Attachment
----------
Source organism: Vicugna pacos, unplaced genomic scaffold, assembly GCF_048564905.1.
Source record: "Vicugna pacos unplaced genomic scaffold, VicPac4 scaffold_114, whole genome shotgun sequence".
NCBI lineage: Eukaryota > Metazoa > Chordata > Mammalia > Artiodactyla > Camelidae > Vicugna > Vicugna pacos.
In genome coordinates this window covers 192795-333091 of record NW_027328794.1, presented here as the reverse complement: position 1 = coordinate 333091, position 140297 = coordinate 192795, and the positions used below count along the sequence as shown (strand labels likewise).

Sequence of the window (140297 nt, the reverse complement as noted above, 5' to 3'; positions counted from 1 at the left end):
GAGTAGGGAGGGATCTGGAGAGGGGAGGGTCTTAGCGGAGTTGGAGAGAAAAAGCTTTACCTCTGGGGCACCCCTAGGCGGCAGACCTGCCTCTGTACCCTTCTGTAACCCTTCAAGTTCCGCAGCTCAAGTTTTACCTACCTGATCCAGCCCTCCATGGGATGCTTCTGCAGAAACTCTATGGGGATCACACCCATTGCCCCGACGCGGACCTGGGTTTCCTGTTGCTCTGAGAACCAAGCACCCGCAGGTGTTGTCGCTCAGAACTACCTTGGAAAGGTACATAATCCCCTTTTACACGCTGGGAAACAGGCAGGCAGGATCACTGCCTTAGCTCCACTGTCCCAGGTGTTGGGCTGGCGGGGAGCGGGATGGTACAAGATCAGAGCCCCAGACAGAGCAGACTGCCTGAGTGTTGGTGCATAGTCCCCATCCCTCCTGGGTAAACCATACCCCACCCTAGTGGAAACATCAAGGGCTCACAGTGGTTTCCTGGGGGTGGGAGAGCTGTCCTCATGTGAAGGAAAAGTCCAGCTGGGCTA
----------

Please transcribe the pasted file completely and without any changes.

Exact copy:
Source organism: Vicugna pacos, unplaced genomic scaffold, assembly GCF_048564905.1.
Source record: "Vicugna pacos unplaced genomic scaffold, VicPac4 scaffold_114, whole genome shotgun sequence".
NCBI lineage: Eukaryota > Metazoa > Chordata > Mammalia > Artiodactyla > Camelidae > Vicugna > Vicugna pacos.
In genome coordinates this window covers 192795-333091 of record NW_027328794.1, presented here as the reverse complement: position 1 = coordinate 333091, position 140297 = coordinate 192795, and the positions used below count along the sequence as shown (strand labels likewise).

Sequence of the window (140297 nt, the reverse complement as noted above, 5' to 3'; positions counted from 1 at the left end):
GAGTAGGGAGGGATCTGGAGAGGGGAGGGTCTTAGCGGAGTTGGAGAGAAAAAGCTTTACCTCTGGGGCACCCCTAGGCGGCAGACCTGCCTCTGTACCCTTCTGTAACCCTTCAAGTTCCGCAGCTCAAGTTTTACCTACCTGATCCAGCCCTCCATGGGATGCTTCTGCAGAAACTCTATGGGGATCACACCCATTGCCCCGACGCGGACCTGGGTTTCCTGTTGCTCTGAGAACCAAGCACCCGCAGGTGTTGTCGCTCAGAACTACCTTGGAAAGGTACATAATCCCCTTTTACACGCTGGGAAACAGGCAGGCAGGATCACTGCCTTAGCTCCACTGTCCCAGGTGTTGGGCTGGCGGGGAGCGGGATGGTACAAGATCAGAGCCCCAGACAGAGCAGACTGCCTGAGTGTTGGTGCATAGTCCCCATCCCTCCTGGGTAAACCATACCCCACCCTAGTGGAAACATCAAGGGCTCACAGTGGTTTCCTGGGGGTGGGAGAGCTGTCCTCATGTGAAGGAAAAGTCCAGCTGGGCTA